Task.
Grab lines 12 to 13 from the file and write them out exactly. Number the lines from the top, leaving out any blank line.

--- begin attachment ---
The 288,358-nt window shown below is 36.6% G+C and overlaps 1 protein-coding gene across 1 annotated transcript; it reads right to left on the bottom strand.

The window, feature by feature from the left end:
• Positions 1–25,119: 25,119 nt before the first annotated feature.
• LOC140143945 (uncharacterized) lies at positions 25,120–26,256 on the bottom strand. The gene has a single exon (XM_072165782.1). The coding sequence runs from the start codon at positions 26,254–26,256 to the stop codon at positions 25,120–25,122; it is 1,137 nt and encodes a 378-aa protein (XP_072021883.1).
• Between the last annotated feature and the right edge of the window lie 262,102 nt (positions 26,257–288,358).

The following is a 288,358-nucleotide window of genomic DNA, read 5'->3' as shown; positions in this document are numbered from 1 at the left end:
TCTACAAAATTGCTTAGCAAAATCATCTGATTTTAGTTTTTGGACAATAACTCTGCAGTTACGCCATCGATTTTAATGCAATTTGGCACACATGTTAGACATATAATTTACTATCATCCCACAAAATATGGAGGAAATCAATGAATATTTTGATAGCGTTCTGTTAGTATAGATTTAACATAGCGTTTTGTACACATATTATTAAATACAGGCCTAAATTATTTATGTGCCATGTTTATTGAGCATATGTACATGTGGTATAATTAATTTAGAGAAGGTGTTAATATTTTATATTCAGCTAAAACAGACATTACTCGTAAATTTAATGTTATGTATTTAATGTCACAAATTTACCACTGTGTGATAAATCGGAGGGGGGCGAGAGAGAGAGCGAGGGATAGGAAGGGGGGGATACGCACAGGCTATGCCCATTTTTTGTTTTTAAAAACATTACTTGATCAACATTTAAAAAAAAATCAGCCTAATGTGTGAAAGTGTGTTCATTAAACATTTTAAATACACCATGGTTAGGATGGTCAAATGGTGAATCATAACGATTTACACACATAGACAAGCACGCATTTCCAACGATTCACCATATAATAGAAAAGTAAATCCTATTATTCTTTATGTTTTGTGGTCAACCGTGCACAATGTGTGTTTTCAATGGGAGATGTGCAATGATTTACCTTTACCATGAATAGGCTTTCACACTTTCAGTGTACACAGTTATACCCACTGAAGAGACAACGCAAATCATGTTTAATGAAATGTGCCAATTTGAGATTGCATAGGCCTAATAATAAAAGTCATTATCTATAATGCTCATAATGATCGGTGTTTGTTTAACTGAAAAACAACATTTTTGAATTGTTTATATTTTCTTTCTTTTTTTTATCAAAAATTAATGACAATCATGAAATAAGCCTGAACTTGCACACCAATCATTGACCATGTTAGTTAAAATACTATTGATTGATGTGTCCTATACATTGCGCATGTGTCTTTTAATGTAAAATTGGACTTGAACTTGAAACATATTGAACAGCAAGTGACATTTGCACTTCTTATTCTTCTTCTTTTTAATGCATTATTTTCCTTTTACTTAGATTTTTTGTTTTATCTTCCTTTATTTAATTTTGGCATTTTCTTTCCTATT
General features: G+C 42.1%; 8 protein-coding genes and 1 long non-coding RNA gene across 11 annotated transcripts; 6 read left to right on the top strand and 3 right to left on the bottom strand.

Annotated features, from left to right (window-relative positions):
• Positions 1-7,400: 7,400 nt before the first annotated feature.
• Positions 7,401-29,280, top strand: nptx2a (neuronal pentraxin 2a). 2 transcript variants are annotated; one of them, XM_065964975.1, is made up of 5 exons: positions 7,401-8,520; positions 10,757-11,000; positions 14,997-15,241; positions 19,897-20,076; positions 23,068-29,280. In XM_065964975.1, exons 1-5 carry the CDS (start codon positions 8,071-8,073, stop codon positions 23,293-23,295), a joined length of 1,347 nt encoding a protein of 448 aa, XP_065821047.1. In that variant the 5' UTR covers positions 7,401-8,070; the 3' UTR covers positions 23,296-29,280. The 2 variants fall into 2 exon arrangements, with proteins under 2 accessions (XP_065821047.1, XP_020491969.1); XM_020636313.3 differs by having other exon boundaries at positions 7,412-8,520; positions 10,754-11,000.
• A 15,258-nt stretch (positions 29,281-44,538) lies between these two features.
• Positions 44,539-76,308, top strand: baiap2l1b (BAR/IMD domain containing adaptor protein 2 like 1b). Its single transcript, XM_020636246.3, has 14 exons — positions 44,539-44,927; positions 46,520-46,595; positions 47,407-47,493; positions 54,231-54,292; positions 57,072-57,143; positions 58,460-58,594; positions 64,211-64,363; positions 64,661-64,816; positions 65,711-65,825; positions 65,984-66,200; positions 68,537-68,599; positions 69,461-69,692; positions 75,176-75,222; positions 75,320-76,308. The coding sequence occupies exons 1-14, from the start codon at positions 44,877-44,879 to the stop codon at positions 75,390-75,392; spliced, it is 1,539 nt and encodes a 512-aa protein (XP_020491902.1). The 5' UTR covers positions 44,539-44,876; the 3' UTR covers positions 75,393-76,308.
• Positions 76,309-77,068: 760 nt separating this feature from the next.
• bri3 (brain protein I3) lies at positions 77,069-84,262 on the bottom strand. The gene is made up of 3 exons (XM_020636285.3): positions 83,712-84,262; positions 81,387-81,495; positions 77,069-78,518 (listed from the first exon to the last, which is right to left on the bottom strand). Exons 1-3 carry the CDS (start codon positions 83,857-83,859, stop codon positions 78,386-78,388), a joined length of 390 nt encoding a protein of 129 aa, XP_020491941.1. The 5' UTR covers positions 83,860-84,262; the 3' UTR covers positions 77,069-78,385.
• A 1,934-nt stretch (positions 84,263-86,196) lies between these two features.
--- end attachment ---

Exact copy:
• A 15,258-nt stretch (positions 29,281-44,538) lies between these two features.
• Positions 44,539-76,308, top strand: baiap2l1b (BAR/IMD domain containing adaptor protein 2 like 1b). Its single transcript, XM_020636246.3, has 14 exons — positions 44,539-44,927; positions 46,520-46,595; positions 47,407-47,493; positions 54,231-54,292; positions 57,072-57,143; positions 58,460-58,594; positions 64,211-64,363; positions 64,661-64,816; positions 65,711-65,825; positions 65,984-66,200; positions 68,537-68,599; positions 69,461-69,692; positions 75,176-75,222; positions 75,320-76,308. The coding sequence occupies exons 1-14, from the start codon at positions 44,877-44,879 to the stop codon at positions 75,390-75,392; spliced, it is 1,539 nt and encodes a 512-aa protein (XP_020491902.1). The 5' UTR covers positions 44,539-44,876; the 3' UTR covers positions 75,393-76,308.